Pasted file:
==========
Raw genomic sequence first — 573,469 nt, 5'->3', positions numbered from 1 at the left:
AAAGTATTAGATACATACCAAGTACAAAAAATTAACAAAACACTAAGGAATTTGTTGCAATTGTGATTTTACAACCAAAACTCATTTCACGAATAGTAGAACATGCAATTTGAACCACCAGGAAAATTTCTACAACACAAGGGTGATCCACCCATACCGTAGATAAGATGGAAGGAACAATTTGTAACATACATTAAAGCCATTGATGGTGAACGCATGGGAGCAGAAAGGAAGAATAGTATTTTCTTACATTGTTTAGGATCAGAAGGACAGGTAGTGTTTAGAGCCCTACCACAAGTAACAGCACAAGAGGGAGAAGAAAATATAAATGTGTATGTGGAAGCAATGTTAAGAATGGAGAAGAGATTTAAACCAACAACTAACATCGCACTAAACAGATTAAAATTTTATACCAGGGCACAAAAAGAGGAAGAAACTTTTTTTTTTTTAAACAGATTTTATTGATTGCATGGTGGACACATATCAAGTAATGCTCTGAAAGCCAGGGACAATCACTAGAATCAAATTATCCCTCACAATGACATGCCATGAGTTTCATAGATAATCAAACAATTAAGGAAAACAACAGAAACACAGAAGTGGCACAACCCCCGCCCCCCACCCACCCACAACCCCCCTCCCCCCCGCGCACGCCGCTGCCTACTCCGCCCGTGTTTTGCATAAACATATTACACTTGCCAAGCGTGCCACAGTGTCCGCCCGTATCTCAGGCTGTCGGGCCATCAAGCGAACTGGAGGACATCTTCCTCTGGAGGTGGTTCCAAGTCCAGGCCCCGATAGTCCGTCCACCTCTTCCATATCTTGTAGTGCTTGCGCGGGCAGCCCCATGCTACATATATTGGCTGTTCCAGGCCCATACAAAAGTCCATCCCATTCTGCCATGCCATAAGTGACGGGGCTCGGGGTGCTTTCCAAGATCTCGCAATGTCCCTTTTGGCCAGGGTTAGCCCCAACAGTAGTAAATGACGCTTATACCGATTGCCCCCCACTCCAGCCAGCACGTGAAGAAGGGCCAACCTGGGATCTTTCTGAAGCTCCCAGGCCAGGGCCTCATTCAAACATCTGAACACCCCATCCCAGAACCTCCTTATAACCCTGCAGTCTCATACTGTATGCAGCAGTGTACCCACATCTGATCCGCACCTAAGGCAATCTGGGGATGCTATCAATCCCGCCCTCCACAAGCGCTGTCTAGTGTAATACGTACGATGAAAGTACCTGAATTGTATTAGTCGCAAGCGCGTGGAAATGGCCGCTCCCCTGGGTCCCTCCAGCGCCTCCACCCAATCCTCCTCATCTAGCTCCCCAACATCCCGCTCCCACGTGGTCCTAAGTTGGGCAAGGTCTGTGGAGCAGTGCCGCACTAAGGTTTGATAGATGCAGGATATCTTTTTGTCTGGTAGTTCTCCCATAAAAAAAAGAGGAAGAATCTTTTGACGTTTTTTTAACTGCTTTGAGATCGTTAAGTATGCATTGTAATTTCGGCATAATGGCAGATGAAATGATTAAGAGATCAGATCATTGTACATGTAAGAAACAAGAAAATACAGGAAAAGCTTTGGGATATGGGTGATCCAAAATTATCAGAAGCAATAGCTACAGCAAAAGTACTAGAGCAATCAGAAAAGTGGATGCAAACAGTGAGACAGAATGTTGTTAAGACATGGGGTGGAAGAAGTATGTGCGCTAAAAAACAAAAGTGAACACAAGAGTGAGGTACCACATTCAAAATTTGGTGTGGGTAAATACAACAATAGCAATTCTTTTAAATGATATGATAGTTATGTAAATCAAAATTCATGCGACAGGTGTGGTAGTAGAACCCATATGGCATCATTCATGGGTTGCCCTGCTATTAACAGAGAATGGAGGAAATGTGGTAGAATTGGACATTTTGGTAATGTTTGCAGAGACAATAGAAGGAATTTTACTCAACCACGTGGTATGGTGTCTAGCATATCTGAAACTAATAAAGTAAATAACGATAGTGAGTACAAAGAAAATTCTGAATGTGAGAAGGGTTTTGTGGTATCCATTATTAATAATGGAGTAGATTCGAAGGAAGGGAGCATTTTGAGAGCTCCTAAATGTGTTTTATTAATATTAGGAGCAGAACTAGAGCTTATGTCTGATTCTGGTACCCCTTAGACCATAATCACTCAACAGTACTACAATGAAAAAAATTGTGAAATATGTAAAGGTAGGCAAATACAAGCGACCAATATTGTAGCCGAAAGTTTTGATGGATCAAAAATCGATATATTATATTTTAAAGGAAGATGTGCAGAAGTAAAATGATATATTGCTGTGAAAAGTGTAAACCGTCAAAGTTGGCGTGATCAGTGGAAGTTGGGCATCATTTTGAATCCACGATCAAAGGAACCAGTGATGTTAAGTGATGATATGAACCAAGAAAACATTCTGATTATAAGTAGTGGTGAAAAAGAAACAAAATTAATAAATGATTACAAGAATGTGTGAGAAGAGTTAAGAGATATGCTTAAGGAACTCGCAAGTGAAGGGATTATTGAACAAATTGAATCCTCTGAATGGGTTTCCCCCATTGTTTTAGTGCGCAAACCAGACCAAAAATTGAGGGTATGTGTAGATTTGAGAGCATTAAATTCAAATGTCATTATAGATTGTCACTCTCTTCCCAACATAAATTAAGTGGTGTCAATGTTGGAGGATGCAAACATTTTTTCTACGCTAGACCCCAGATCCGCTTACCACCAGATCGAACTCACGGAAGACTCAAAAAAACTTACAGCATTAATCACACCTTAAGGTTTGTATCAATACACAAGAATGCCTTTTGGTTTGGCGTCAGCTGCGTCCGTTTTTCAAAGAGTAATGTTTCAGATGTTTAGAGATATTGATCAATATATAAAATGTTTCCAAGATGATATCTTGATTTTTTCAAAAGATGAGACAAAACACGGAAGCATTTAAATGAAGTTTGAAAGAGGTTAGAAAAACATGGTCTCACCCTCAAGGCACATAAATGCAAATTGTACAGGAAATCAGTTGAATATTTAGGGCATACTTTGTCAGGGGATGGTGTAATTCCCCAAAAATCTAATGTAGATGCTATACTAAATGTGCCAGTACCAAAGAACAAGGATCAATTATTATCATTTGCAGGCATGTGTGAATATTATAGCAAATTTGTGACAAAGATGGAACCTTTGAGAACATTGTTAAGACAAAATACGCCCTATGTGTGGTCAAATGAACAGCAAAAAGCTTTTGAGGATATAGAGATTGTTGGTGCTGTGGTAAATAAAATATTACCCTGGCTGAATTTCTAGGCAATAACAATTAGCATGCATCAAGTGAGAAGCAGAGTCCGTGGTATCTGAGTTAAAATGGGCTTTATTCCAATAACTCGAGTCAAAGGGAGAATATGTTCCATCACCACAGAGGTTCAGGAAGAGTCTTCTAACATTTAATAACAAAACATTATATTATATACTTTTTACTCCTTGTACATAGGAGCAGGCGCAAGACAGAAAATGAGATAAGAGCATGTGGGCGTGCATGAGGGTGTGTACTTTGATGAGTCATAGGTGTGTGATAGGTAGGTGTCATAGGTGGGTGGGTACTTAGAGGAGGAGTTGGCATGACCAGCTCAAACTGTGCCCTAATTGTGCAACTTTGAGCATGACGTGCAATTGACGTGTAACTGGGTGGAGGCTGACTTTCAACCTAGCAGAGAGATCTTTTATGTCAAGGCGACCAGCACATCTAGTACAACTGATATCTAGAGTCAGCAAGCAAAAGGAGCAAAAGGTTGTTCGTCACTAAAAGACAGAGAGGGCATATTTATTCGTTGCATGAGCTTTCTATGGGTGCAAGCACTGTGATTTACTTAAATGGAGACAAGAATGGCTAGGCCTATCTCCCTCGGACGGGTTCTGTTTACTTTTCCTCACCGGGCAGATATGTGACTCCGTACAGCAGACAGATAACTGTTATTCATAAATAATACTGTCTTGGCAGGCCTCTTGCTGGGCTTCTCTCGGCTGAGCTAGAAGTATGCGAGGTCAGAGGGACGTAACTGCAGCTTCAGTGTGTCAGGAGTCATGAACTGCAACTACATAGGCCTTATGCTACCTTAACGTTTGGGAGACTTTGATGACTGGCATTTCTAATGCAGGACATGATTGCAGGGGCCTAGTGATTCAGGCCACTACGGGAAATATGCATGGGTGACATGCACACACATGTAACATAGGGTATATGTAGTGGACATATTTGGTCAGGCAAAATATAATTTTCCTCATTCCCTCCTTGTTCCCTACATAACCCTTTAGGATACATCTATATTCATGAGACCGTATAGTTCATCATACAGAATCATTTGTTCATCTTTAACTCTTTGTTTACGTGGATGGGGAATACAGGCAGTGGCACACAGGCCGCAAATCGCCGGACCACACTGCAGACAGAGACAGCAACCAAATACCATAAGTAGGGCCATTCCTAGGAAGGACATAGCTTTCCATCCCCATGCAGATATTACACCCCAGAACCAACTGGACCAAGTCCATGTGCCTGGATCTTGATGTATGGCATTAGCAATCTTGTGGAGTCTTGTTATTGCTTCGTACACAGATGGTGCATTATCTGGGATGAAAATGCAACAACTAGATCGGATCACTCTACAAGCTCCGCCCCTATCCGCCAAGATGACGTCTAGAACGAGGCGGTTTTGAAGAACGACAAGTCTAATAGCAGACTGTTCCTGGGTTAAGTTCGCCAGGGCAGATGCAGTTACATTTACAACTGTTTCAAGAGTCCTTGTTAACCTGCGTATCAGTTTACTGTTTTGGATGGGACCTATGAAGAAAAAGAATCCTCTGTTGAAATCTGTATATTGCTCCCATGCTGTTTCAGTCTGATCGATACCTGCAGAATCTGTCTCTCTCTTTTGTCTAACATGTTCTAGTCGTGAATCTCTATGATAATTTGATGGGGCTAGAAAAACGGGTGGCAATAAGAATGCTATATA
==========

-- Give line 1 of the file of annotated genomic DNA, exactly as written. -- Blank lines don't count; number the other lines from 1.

Raw genomic sequence first — 573,469 nt, 5'->3', positions numbered from 1 at the left: